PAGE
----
JAIC 1981, Volume 20, Number 2, Article 7 (pp. 91 to 99)
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Journal of the American Institute for Conservation
JAIC 1981, Volume 20, Number 2, Article 7 (pp. 91 to 99)

THE IN-SITU CONSERVATION TREATMENT OF A NINETEENTH-CENTURY FRENCH SCENIC WALLPAPER: LES PAYSAGES DE TÉLÉMAQUE DANS L'ILE DE CALYPSO

Doris A. Hamburg



3 HISTORY OF PRESERVATION

As indicated above, the central hallway extends the full depth of the house with doors at either end. Tour visitors continued to use these doors regularly until 1978. Over the many years fluctuations in humidity and temperature caused severe deterioration in the condition of the friable paints and paper. There were also some leaks in the ceiling. Photographs from the end of the nineteenth century depict the already deteriorated condition of the paper, with portions detached and flapping in the breeze. Visitors have often touched the wallpaper as well as taken souvenirs. The stair area particularly suffered from abrasion due to visitors passing against the wall.

Documentation regarding early care of the wallpaper is minimal. Throughout the years several people have retouched deteriorated areas. In 1930 James B. Wilson directed the removal of the paper from the walls, at which time it was lined with a wood pulp paper secondary support and then canvas and reattached to the walls. A cross-section of the layers would reveal plaster wall, canvas backing, secondary backing support, original primary support printed image, and/or overpaint.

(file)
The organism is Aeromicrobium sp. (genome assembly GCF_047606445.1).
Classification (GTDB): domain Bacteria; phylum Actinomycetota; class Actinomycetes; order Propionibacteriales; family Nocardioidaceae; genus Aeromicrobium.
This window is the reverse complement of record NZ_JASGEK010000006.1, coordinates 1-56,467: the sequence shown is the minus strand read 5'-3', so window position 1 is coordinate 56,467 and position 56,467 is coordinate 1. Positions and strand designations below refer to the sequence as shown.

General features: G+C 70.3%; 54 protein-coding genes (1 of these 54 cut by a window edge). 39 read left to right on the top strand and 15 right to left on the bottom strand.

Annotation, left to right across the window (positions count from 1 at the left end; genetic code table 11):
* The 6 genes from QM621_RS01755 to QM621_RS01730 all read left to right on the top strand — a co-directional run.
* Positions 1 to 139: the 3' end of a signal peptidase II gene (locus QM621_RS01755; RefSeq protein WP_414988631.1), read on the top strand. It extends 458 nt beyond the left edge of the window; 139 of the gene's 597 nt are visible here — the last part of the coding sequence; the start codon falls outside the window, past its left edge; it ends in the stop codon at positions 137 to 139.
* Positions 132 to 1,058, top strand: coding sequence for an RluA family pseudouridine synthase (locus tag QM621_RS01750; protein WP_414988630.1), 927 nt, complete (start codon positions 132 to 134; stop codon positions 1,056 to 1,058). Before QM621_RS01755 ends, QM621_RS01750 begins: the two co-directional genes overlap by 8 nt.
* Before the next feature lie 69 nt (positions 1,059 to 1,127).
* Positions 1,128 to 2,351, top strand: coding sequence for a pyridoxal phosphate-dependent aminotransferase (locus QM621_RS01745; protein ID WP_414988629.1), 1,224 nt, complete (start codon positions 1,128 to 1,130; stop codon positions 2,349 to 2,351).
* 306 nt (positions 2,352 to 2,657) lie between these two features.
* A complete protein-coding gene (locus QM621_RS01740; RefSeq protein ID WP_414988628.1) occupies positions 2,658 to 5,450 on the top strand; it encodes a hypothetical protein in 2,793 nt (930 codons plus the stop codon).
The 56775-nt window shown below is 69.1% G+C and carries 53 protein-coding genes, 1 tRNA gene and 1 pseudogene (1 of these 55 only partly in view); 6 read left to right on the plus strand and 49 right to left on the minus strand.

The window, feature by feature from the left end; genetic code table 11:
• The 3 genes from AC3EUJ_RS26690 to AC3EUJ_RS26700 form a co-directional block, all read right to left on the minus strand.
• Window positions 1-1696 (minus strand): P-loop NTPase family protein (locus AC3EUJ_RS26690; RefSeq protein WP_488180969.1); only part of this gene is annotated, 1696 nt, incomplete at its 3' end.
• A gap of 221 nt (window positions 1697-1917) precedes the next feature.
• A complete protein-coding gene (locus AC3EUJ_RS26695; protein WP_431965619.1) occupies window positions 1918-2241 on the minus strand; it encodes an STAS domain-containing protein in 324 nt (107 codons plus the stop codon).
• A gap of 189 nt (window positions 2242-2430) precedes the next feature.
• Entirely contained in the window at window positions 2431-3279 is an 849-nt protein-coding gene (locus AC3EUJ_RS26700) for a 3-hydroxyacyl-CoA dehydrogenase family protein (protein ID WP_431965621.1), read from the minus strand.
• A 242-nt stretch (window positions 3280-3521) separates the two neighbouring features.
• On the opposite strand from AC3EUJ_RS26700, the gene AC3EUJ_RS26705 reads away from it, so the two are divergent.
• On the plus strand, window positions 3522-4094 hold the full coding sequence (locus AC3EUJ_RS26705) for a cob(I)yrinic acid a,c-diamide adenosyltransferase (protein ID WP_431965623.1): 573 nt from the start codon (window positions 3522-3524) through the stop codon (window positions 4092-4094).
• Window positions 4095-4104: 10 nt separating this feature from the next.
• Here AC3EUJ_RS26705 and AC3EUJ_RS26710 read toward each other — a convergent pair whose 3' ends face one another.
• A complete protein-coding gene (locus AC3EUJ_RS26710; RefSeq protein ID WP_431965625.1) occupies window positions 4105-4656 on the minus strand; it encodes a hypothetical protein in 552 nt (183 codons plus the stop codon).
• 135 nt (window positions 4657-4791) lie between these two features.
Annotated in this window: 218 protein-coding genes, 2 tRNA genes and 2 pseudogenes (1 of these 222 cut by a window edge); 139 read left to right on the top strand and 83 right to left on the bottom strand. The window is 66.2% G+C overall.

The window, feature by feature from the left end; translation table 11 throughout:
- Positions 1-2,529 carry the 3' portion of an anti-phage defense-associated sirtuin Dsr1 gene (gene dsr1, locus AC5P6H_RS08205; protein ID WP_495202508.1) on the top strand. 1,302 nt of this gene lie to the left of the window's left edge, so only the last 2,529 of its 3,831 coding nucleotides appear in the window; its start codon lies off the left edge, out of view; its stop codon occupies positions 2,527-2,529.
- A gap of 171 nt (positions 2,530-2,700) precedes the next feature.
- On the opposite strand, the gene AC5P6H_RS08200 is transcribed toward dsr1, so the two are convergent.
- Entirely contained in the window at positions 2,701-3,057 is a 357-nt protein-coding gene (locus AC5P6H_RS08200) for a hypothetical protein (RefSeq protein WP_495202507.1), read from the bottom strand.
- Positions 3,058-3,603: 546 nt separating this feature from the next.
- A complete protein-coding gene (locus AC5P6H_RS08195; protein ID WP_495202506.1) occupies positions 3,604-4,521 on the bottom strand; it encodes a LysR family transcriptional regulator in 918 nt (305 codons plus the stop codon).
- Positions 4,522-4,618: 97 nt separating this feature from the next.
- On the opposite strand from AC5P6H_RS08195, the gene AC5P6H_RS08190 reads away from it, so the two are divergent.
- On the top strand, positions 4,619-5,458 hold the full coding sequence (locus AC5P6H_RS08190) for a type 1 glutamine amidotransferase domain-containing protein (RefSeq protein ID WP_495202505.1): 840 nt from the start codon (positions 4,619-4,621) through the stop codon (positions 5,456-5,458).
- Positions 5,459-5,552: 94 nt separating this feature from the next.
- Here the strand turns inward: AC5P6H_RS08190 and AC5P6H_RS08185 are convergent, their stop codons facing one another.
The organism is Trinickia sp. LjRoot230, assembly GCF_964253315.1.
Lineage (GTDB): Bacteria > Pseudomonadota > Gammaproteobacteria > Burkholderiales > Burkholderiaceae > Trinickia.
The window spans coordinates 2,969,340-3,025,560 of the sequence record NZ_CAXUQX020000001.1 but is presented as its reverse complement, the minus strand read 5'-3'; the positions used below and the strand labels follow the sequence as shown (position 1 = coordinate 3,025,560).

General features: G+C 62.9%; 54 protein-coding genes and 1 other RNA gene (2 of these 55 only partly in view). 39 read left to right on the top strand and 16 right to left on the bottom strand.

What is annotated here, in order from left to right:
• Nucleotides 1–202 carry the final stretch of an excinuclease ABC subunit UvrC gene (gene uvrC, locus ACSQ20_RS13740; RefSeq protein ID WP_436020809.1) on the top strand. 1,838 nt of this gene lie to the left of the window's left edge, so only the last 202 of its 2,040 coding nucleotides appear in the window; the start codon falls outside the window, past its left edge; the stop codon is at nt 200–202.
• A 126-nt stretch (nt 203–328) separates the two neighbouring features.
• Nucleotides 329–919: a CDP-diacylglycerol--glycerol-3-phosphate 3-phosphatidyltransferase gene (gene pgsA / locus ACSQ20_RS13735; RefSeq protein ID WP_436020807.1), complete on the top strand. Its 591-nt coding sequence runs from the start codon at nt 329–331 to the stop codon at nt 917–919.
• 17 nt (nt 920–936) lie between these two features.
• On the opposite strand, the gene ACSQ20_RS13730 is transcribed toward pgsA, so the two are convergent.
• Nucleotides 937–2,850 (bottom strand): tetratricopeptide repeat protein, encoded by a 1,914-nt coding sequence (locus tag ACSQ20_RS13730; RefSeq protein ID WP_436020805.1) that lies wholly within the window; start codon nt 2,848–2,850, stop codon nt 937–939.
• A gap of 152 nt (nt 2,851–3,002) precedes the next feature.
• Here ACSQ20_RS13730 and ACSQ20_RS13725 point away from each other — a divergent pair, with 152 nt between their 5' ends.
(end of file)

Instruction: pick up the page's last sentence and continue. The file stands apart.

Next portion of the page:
In an effort to reduce abrasion damage to the wallpaper, non-glare plexiglas was installed following structural restoration of the mansion in 1971. However because the plexiglas was installed directly against the paper (omitting an air space for proper air circulation), condensation, waterstaining and mold growth on the paper resulted. The plexiglas was removed and upon examination in 1978 the plaster was found to be dry and the mold no longer active.

The Telemachus wallpaper has suffered substantially over the years. In choosing the most appropriate action for preserving the hallway's appearance, reproduction of the wallpaper or removal of the paper for treatment would have proven too costly and impractical. After discussion among curators and conservators,8 it was decided to treat the Telemachus wallpaper in situ. The dado, which is thought to have been installed since Jackson's death, was not to be treated as little original paint remains following a complete overpainting in the 1960's.


Copyright © 1981 American Institute of Historic and Artistic Works